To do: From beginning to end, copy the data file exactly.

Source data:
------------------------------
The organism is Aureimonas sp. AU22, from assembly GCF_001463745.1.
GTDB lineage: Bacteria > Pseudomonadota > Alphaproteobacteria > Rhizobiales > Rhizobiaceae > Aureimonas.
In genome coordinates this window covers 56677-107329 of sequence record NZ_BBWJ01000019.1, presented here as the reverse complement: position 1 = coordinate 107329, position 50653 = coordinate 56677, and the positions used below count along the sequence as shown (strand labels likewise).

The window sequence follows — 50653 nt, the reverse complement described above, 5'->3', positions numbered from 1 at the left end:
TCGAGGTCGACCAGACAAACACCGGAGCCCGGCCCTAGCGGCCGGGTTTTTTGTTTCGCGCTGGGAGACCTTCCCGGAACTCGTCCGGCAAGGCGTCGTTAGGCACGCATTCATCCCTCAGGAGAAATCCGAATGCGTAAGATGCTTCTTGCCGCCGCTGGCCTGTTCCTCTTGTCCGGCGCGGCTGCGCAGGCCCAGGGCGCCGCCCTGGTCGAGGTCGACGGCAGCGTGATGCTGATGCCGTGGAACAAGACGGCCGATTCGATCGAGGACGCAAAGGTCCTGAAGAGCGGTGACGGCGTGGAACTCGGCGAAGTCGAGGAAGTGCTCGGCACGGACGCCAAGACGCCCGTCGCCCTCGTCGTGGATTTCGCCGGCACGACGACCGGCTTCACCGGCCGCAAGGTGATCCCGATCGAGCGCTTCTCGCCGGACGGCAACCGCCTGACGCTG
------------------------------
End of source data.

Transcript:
The organism is Aureimonas sp. AU22, from assembly GCF_001463745.1.
GTDB lineage: Bacteria > Pseudomonadota > Alphaproteobacteria > Rhizobiales > Rhizobiaceae > Aureimonas.
In genome coordinates this window covers 56677-107329 of sequence record NZ_BBWJ01000019.1, presented here as the reverse complement: position 1 = coordinate 107329, position 50653 = coordinate 56677, and the positions used below count along the sequence as shown (strand labels likewise).

The window sequence follows — 50653 nt, the reverse complement described above, 5'->3', positions numbered from 1 at the left end:
TCGAGGTCGACCAGACAAACACCGGAGCCCGGCCCTAGCGGCCGGGTTTTTTGTTTCGCGCTGGGAGACCTTCCCGGAACTCGTCCGGCAAGGCGTCGTTAGGCACGCATTCATCCCTCAGGAGAAATCCGAATGCGTAAGATGCTTCTTGCCGCCGCTGGCCTGTTCCTCTTGTCCGGCGCGGCTGCGCAGGCCCAGGGCGCCGCCCTGGTCGAGGTCGACGGCAGCGTGATGCTGATGCCGTGGAACAAGACGGCCGATTCGATCGAGGACGCAAAGGTCCTGAAGAGCGGTGACGGCGTGGAACTCGGCGAAGTCGAGGAAGTGCTCGGCACGGACGCCAAGACGCCCGTCGCCCTCGTCGTGGATTTCGCCGGCACGACGACCGGCTTCACCGGCCGCAAGGTGATCCCGATCGAGCGCTTCTCGCCGGACGGCAACCGCCTGACGCTG